Issue: June, 2008
Author: Sleeter C. Dover
Printable Version (PDF)
Executive Director's Report
Can we talk?
With the onset of warmer and reinvigorating weather, I thought it time to reinvigorate and bring the membership up-to-date on various issues, actions and goings-on of the Bar. Believe it or not, we are a bit beyond the half-way point of the Woodhouse administration, and I find it very rewarding that the progress, advancement and accomplishments achieved so far have been even more than initially believed possible.
There remains one issue though that has proven to be disappointing for me personally. This issue is one that I want to have a sincere and serious talk with each of you about. As referenced many times before, Goal Number One of the Wyoming State Bar’s Strategic Plan is to “...actively promote the role of law in society and raise awareness about the merits of our legal system.” In furtherance of this goal, several action items have been outlined as means to accomplish it. Law Day and Mock Trial programs lead the way as viable actions to promote and advance this goal. I am aware of at least one program here in Laramie County promoting this goal via a “Law Night” here at the Laramie County Library, with attorneys in the local area volunteering to provide free legal assistance to clients over a two-hour period. My disappointment arises from the fact that no other county bars have reported any planned or completed Law Day or Mock Trial programs throughout the rest of the state. I know full well that such programs have or will take place, but unless and until we are advised of such undertakings, it is impossible for me to track and report progress, or lack thereof, to the Officers and Commissioners regarding this Strategic Plan item. I call on all county bar officers and members to please unearth county bar programs and report same to the Bar office here in Cheyenne. Reports need not be in formal or complex formats -- a simple e-mail; fax of program notices; telephone call, etc. of what, when, where and why will suffice, and we will make sure that each county bar is credited with its individual contributions.
I do note the estate planning program on Wyoming Public Television in Riverton as a great example of creative public interest activities that cast a most positive light on Wyoming lawyers and our efforts to serve the general public. These are good works that go beyond even the formalized access to justice efforts we strive to provide yearly.
Additionally, as an added impetus, the Officers and Commissioners have responded positively to proceeding with a statewide Attorney Perception Survey sometime during the spring of 2009. This is also in furtherance of Goal Number One of our Strategic Plan. Now I am well aware that many of you will jokingly, and some not so jokingly, assert that we already know what the public perception of attorneys is, and why spend the time, energy and resources on proving what is manifestly apparent? Well, with all due respect, I disagree. I certainly agree that the “perception” is that attorneys are held in very low esteem, but it has always been my opinion that such perceptions come from anecdotal information only, and not from a clinically viable factual basis. Even if ultimately proven factual, of more importance is to finally have an established baseline for use in developing future goals and actions to further the laudable goal of turning around such negative perceptions. And I refer to not just actions of the Bar office and the Officers and Commissioners, but to the benefits such information can be to each and every one of you in your daily practice in attacking this problem by knowing some of the things that clients and potential clients dislike about the practice of law in Wyoming.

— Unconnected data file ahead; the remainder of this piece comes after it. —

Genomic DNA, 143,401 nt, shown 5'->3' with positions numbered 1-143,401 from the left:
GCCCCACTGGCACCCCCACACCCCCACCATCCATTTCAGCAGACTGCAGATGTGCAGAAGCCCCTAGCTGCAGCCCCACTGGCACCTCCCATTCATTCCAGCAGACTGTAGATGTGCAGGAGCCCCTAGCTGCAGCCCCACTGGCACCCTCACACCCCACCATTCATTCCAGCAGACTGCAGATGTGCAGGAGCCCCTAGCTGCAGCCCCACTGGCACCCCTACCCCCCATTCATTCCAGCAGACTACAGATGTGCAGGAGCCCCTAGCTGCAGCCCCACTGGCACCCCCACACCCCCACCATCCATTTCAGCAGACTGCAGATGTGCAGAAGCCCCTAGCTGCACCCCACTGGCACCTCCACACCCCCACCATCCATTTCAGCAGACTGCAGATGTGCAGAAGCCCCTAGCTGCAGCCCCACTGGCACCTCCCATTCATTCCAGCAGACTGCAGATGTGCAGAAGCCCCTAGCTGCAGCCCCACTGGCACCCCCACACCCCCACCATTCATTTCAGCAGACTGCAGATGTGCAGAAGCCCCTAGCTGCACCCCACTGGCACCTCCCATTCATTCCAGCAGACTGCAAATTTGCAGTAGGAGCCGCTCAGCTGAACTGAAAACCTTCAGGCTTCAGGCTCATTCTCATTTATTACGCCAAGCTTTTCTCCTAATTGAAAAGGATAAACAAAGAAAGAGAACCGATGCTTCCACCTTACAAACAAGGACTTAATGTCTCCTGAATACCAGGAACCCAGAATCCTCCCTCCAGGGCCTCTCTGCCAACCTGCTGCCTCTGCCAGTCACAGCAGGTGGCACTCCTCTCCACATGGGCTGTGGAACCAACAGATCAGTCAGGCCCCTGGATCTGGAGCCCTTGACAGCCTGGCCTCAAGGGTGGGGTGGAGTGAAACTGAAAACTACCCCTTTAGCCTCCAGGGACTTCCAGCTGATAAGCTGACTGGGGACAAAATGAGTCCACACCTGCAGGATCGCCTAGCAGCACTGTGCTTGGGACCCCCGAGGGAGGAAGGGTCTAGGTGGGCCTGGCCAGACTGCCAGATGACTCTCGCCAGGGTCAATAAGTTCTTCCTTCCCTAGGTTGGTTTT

Certification of Specialists
Due to concerns about potential complexities in record-keeping, authentication, and compliance monitoring, the Officers and Commissioners have decided to withdraw the proposed Certification of Specialists rule. This action was in response to a substantial amount of discussion and concern expressed by several Officers and Commissioners in response to numerous drafts of a proposed certification of specialists rule. In the end, it was felt that the Wyoming State Bar should not proceed with a specialist certification rule.
A Clarion Call; Time to Cowboy Up!
As you no doubt read in the April issue of the Wyoming Lawyer, our own Trish Becklinger, program assistant to the Board of Professional Responsibility, is chairing this year’s Komen Wyoming Race for the Cure here in Cheyenne. Trish of course is a survivor of breast cancer and is so recognized and appreciated in the worldwide community of survivors, that the great honor of heading up this year’s event was bestowed upon her. I feel it is most critical that Wyoming lawyers “cowboy up” and be counted in the same vein as doctors and other Wyoming professionals. In fact, upon learning of the Docs for the Cure® effort surrounding this project, I actually took offense to the notion that doctors were actively and substantially involved and are being taken note of by the public, and we lawyers are not likewise in the forefront in both participation and acknowledgment of such participation. On other pages of this issue of the Wyoming Lawyer, you will find more definitive information and guidance on how you and your firm can help in the effort to not only achieve a level of support equal to that of the doc’s, but it is the challenge of the Officers and Commissioners and myself that we actually EXCEED the efforts in donations and participation of Wyoming doctors. We call on you to please answer the call, and come in with a positive verdict on this important case.
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